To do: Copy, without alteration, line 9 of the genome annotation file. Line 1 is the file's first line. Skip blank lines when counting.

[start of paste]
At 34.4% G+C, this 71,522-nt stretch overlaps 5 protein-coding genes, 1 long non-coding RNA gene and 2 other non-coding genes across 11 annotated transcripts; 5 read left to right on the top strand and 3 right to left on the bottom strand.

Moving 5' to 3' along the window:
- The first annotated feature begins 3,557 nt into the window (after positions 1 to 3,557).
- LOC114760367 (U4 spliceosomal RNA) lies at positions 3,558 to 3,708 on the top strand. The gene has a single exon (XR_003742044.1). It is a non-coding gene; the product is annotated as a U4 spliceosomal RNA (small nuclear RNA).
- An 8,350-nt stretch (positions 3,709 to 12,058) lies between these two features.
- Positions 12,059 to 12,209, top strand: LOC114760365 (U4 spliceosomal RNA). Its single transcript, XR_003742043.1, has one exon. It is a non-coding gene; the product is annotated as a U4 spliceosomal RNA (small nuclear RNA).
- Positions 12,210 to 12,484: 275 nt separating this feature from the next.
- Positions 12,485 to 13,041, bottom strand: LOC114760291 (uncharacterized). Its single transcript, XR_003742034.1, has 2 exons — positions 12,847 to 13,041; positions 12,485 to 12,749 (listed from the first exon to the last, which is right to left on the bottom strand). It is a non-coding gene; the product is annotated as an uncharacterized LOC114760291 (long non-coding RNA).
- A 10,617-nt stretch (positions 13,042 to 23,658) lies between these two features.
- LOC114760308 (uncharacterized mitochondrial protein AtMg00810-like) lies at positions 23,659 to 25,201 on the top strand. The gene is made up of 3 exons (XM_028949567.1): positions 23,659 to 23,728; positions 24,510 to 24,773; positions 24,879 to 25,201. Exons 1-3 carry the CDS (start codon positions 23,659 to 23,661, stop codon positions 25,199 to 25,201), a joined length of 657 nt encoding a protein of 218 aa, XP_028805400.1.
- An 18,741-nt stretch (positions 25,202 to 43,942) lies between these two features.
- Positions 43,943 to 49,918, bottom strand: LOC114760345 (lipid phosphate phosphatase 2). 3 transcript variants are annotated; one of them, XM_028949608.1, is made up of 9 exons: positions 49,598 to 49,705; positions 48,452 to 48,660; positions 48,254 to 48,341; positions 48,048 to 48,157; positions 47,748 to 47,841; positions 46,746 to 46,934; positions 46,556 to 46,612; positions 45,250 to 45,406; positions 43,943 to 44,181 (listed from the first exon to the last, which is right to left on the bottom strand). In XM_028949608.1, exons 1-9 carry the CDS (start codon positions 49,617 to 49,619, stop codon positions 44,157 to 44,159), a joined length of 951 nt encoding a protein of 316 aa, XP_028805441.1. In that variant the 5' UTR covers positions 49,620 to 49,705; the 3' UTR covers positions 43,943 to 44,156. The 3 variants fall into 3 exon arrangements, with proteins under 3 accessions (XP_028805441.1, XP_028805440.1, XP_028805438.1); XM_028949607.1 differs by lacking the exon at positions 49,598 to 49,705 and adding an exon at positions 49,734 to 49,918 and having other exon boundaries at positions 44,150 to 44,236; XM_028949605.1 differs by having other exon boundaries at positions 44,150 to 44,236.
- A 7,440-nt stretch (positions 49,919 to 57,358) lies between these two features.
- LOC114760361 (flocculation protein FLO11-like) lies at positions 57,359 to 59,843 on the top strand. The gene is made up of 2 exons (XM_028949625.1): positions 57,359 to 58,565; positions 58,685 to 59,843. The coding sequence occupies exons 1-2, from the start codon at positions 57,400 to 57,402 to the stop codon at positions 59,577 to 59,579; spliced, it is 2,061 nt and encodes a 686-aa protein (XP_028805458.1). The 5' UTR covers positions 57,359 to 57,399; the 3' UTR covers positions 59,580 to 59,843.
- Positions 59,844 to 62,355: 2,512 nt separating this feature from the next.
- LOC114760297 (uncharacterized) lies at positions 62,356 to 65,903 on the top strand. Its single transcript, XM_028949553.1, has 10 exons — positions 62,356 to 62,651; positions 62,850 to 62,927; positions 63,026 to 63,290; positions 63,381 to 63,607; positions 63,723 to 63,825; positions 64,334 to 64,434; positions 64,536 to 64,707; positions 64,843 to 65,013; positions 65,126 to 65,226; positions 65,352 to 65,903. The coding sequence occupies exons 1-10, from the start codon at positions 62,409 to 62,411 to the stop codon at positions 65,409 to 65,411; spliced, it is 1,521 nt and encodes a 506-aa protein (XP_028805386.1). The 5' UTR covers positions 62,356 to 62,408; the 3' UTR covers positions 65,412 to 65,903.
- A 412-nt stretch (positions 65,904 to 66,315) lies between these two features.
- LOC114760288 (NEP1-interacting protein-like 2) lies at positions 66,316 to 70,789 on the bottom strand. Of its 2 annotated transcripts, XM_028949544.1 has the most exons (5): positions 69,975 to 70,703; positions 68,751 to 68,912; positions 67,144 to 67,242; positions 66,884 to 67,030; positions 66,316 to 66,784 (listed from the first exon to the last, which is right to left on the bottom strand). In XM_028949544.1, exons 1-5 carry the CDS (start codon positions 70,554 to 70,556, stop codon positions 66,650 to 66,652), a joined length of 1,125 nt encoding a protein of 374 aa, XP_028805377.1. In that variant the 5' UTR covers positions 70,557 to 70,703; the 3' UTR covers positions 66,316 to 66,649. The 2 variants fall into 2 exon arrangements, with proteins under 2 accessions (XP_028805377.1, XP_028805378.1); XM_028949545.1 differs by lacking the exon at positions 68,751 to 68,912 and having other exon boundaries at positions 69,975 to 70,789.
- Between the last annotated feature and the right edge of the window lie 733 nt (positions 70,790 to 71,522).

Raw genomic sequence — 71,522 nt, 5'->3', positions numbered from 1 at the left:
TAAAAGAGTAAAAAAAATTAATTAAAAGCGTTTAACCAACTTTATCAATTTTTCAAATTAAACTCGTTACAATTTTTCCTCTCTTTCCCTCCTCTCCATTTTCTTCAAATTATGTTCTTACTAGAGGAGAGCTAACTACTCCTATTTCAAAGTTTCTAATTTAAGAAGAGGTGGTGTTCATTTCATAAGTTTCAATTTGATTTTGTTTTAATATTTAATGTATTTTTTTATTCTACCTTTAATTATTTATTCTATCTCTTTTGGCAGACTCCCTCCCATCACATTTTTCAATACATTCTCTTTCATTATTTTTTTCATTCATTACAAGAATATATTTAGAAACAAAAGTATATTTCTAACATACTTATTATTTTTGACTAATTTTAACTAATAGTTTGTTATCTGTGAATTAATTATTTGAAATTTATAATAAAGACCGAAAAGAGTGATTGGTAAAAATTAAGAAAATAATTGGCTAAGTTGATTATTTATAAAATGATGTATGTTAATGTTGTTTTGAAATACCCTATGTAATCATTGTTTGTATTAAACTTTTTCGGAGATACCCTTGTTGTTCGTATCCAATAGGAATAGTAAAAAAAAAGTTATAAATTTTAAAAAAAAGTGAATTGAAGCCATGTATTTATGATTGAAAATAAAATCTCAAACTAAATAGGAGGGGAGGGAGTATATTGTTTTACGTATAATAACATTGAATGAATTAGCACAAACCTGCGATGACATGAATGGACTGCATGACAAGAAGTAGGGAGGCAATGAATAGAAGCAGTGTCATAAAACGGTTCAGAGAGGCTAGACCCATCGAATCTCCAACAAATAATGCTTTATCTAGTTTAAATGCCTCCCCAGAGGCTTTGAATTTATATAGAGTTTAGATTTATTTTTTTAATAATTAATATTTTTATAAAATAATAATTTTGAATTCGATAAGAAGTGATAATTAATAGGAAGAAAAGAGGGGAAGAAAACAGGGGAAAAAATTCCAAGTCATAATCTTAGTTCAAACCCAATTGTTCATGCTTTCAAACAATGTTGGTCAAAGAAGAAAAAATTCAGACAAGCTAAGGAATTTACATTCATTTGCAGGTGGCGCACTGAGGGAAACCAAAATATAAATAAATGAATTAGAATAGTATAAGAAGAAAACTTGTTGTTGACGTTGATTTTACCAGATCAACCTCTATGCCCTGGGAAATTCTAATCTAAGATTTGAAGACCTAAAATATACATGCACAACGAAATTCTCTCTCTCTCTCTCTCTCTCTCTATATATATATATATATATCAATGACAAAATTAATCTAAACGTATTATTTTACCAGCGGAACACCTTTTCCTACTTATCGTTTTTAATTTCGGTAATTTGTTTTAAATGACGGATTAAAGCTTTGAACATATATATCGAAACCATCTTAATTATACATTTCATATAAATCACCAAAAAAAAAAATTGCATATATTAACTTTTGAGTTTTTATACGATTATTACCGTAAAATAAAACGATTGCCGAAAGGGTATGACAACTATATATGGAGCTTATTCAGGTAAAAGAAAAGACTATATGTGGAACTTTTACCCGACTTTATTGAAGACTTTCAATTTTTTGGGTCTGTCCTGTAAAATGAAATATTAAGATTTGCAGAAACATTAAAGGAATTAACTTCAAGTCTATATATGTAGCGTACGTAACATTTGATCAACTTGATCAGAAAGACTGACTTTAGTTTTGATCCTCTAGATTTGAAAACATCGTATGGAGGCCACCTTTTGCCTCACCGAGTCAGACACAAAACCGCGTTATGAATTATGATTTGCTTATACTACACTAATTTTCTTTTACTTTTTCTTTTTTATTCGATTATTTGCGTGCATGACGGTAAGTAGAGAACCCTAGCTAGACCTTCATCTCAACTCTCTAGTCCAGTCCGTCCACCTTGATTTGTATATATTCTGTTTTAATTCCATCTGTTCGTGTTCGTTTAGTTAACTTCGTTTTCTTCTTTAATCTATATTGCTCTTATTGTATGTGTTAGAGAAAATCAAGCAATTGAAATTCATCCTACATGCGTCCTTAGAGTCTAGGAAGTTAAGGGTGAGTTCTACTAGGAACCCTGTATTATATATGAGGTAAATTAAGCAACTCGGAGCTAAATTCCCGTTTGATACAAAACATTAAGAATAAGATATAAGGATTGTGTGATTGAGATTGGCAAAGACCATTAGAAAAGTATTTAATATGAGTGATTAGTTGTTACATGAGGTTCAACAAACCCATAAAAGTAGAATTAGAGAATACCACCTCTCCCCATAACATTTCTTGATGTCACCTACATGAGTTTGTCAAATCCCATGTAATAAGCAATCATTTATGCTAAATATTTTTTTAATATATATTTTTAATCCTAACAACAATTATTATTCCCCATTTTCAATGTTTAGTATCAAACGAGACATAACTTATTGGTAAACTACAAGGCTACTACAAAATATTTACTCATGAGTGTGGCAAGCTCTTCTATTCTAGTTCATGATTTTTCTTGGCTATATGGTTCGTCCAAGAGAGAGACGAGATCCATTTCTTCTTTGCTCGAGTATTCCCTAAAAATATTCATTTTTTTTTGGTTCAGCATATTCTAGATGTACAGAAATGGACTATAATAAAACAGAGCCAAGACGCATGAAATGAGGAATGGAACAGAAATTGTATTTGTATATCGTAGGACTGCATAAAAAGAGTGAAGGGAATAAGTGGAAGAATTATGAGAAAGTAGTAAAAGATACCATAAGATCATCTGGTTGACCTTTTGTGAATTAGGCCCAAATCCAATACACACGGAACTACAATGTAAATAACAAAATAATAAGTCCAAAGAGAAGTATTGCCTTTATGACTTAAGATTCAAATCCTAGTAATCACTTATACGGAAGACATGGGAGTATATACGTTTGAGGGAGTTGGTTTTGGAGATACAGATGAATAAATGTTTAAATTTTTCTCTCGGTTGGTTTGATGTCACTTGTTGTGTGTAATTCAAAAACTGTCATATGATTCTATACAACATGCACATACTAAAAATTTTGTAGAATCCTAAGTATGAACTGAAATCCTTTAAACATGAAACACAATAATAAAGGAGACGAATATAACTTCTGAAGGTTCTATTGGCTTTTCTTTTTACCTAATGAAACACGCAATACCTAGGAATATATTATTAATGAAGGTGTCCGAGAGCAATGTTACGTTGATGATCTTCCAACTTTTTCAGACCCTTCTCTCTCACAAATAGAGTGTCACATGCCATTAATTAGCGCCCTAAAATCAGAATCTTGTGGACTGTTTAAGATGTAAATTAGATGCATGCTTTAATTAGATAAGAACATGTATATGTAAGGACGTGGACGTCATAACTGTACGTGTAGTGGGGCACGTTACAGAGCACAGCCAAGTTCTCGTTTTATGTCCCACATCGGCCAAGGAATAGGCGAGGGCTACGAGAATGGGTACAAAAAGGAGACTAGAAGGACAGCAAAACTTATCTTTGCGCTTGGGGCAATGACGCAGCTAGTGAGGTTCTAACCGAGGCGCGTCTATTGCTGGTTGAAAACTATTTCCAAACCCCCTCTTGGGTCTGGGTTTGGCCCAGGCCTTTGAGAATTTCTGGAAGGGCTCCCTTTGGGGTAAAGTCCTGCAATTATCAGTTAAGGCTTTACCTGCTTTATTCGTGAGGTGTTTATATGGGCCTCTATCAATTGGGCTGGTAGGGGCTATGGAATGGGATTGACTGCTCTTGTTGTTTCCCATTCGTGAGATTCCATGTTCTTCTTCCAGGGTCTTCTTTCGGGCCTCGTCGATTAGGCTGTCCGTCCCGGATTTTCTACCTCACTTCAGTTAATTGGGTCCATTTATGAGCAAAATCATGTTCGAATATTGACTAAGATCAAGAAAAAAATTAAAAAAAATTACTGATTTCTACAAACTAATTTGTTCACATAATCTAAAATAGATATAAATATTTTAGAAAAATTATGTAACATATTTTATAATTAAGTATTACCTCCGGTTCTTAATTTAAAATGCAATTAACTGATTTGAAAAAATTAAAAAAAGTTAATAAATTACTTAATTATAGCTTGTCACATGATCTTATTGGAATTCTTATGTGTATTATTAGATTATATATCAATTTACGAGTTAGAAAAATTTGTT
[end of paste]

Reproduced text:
- A 10,617-nt stretch (positions 13,042 to 23,658) lies between these two features.